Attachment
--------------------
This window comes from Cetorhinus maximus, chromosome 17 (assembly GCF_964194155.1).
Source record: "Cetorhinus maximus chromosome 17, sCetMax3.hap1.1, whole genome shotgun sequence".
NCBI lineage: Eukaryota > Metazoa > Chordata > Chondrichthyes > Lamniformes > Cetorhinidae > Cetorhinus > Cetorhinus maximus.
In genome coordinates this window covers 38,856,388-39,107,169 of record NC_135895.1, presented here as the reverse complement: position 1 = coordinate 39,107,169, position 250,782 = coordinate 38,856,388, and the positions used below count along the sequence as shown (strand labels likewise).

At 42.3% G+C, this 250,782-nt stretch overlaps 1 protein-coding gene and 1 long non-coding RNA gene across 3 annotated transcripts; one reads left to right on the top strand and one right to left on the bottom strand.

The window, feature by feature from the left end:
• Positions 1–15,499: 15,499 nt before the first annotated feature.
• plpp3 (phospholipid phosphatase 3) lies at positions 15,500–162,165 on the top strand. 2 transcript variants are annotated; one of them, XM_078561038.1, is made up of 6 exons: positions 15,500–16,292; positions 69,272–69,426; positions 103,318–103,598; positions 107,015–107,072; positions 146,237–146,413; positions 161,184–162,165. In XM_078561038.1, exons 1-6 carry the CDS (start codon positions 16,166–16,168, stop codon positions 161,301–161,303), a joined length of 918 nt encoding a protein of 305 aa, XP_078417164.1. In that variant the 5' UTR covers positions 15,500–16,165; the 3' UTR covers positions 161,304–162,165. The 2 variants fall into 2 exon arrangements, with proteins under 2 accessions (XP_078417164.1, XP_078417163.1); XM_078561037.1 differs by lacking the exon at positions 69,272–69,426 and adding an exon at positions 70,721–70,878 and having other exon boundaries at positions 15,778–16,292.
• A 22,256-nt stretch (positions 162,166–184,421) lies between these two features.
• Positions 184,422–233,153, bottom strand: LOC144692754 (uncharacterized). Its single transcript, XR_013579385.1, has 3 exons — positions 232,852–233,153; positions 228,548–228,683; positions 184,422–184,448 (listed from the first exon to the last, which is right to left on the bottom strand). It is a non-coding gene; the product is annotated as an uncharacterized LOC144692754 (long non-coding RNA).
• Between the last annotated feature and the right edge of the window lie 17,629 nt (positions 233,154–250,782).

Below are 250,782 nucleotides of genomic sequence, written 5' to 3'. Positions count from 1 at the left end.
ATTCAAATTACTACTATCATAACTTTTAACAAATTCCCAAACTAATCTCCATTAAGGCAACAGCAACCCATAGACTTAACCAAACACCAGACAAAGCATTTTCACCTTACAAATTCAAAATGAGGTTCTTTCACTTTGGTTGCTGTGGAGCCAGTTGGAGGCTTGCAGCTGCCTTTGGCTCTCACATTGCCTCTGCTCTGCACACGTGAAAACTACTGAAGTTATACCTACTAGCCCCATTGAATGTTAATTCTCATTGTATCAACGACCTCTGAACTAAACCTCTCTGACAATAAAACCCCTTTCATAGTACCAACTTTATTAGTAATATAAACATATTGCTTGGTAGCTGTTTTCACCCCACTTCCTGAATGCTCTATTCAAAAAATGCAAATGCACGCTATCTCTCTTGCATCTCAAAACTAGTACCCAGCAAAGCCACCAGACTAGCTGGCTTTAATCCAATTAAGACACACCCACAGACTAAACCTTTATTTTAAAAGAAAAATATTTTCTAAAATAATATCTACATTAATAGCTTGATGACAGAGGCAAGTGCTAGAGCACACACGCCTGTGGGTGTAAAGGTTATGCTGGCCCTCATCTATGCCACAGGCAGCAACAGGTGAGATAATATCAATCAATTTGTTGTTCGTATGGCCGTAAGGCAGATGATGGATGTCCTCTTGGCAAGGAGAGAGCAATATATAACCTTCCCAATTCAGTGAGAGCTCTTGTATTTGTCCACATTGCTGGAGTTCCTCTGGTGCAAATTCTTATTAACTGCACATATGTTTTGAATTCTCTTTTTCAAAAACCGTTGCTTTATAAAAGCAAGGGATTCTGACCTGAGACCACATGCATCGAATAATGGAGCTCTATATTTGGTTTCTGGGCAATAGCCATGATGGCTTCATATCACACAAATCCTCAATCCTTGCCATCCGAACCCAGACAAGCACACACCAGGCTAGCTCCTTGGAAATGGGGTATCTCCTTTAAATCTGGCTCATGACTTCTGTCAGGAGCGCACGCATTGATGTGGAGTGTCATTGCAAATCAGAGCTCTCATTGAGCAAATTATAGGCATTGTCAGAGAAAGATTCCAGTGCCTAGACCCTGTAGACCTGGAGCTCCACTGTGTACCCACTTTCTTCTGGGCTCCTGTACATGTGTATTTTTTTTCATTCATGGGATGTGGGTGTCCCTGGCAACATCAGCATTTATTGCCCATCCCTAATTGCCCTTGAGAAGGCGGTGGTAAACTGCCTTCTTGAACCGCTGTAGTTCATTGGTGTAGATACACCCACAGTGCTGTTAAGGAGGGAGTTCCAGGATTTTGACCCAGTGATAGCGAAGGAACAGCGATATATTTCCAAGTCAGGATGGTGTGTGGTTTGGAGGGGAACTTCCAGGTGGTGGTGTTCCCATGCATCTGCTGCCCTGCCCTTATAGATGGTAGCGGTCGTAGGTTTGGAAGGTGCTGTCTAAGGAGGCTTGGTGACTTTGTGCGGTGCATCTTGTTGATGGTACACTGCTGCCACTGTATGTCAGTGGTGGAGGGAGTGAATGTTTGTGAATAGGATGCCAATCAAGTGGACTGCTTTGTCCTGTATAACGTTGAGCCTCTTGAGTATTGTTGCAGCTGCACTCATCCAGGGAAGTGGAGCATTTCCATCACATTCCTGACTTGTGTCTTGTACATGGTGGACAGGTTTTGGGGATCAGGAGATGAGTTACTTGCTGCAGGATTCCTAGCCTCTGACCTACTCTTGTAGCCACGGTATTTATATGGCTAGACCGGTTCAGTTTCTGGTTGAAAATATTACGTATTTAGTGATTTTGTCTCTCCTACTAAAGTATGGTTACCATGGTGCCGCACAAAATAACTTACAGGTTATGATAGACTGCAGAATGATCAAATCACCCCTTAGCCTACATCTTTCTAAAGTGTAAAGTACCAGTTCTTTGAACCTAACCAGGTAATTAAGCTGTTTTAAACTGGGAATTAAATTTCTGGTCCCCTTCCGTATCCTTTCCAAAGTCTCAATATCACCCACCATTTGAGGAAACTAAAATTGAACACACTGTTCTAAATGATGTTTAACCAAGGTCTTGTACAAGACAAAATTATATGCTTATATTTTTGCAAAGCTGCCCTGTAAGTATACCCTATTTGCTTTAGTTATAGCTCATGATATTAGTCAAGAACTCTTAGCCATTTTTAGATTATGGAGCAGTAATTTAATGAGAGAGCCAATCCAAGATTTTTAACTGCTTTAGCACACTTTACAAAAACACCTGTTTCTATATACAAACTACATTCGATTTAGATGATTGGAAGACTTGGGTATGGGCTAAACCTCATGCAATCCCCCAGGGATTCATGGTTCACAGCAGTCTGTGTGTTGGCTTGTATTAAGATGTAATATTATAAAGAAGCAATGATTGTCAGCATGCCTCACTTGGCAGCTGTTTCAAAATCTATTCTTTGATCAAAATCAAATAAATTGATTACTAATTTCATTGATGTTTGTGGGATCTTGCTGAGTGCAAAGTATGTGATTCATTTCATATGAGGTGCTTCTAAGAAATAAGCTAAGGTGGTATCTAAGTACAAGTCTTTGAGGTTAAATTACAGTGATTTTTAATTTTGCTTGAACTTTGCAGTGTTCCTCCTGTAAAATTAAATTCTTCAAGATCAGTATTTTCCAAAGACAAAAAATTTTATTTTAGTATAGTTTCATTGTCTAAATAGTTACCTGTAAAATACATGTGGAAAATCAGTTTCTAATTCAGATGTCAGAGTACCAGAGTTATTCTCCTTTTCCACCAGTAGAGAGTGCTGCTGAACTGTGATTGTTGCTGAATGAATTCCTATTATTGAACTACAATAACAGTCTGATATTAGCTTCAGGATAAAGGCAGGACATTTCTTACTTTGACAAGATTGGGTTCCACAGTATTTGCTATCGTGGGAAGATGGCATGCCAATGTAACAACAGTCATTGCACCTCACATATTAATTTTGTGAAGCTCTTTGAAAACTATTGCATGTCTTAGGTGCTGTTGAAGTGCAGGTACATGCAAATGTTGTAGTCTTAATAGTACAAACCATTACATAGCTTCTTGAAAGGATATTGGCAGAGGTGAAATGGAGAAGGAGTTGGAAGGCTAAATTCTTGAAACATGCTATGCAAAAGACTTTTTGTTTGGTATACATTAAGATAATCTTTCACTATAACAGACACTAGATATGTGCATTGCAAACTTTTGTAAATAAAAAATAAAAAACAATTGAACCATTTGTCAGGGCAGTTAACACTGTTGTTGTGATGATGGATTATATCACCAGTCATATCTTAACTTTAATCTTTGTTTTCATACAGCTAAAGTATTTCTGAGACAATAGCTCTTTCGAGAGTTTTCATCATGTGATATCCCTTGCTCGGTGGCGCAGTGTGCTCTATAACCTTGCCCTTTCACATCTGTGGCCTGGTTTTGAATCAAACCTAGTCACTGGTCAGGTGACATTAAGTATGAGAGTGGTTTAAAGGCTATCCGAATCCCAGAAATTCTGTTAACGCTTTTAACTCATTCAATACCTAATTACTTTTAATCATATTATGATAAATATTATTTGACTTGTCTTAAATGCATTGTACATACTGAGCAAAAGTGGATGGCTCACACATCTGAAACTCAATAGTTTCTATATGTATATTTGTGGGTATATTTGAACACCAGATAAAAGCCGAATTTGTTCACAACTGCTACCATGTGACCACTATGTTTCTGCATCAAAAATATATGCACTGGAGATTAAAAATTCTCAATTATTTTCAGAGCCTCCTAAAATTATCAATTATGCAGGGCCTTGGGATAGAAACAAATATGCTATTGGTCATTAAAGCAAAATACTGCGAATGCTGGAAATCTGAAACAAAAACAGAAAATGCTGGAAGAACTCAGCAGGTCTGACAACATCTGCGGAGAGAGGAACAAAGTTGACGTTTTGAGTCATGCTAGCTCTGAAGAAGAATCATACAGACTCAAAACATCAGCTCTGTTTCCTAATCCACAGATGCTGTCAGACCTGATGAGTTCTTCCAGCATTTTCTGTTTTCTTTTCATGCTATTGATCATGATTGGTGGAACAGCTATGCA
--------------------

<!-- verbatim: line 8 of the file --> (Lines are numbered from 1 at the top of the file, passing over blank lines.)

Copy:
• plpp3 (phospholipid phosphatase 3) lies at positions 15,500–162,165 on the top strand. 2 transcript variants are annotated; one of them, XM_078561038.1, is made up of 6 exons: positions 15,500–16,292; positions 69,272–69,426; positions 103,318–103,598; positions 107,015–107,072; positions 146,237–146,413; positions 161,184–162,165. In XM_078561038.1, exons 1-6 carry the CDS (start codon positions 16,166–16,168, stop codon positions 161,301–161,303), a joined length of 918 nt encoding a protein of 305 aa, XP_078417164.1. In that variant the 5' UTR covers positions 15,500–16,165; the 3' UTR covers positions 161,304–162,165. The 2 variants fall into 2 exon arrangements, with proteins under 2 accessions (XP_078417164.1, XP_078417163.1); XM_078561037.1 differs by lacking the exon at positions 69,272–69,426 and adding an exon at positions 70,721–70,878 and having other exon boundaries at positions 15,778–16,292.